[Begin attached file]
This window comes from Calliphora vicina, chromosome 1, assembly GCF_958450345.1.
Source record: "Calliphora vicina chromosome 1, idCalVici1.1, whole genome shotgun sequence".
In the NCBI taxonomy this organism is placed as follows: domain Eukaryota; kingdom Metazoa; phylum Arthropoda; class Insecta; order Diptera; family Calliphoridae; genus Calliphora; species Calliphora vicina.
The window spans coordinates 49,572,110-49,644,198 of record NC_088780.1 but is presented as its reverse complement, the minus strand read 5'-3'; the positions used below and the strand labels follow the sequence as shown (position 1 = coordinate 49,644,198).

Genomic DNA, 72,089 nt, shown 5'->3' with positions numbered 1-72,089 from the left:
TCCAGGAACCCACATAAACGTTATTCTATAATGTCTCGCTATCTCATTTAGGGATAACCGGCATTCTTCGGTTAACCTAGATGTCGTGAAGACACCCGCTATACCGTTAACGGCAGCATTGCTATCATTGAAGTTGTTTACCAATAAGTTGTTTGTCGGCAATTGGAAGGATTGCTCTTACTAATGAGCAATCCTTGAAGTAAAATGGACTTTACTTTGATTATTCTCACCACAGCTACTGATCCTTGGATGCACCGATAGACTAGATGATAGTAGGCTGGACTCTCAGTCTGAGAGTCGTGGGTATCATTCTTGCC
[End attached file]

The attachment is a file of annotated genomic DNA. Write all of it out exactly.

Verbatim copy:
This window comes from Calliphora vicina, chromosome 1, assembly GCF_958450345.1.
Source record: "Calliphora vicina chromosome 1, idCalVici1.1, whole genome shotgun sequence".
In the NCBI taxonomy this organism is placed as follows: domain Eukaryota; kingdom Metazoa; phylum Arthropoda; class Insecta; order Diptera; family Calliphoridae; genus Calliphora; species Calliphora vicina.
The window spans coordinates 49,572,110-49,644,198 of record NC_088780.1 but is presented as its reverse complement, the minus strand read 5'-3'; the positions used below and the strand labels follow the sequence as shown (position 1 = coordinate 49,644,198).

Genomic DNA, 72,089 nt, shown 5'->3' with positions numbered 1-72,089 from the left:
TCCAGGAACCCACATAAACGTTATTCTATAATGTCTCGCTATCTCATTTAGGGATAACCGGCATTCTTCGGTTAACCTAGATGTCGTGAAGACACCCGCTATACCGTTAACGGCAGCATTGCTATCATTGAAGTTGTTTACCAATAAGTTGTTTGTCGGCAATTGGAAGGATTGCTCTTACTAATGAGCAATCCTTGAAGTAAAATGGACTTTACTTTGATTATTCTCACCACAGCTACTGATCCTTGGATGCACCGATAGACTAGATGATAGTAGGCTGGACTCTCAGTCTGAGAGTCGTGGGTATCATTCTTGCC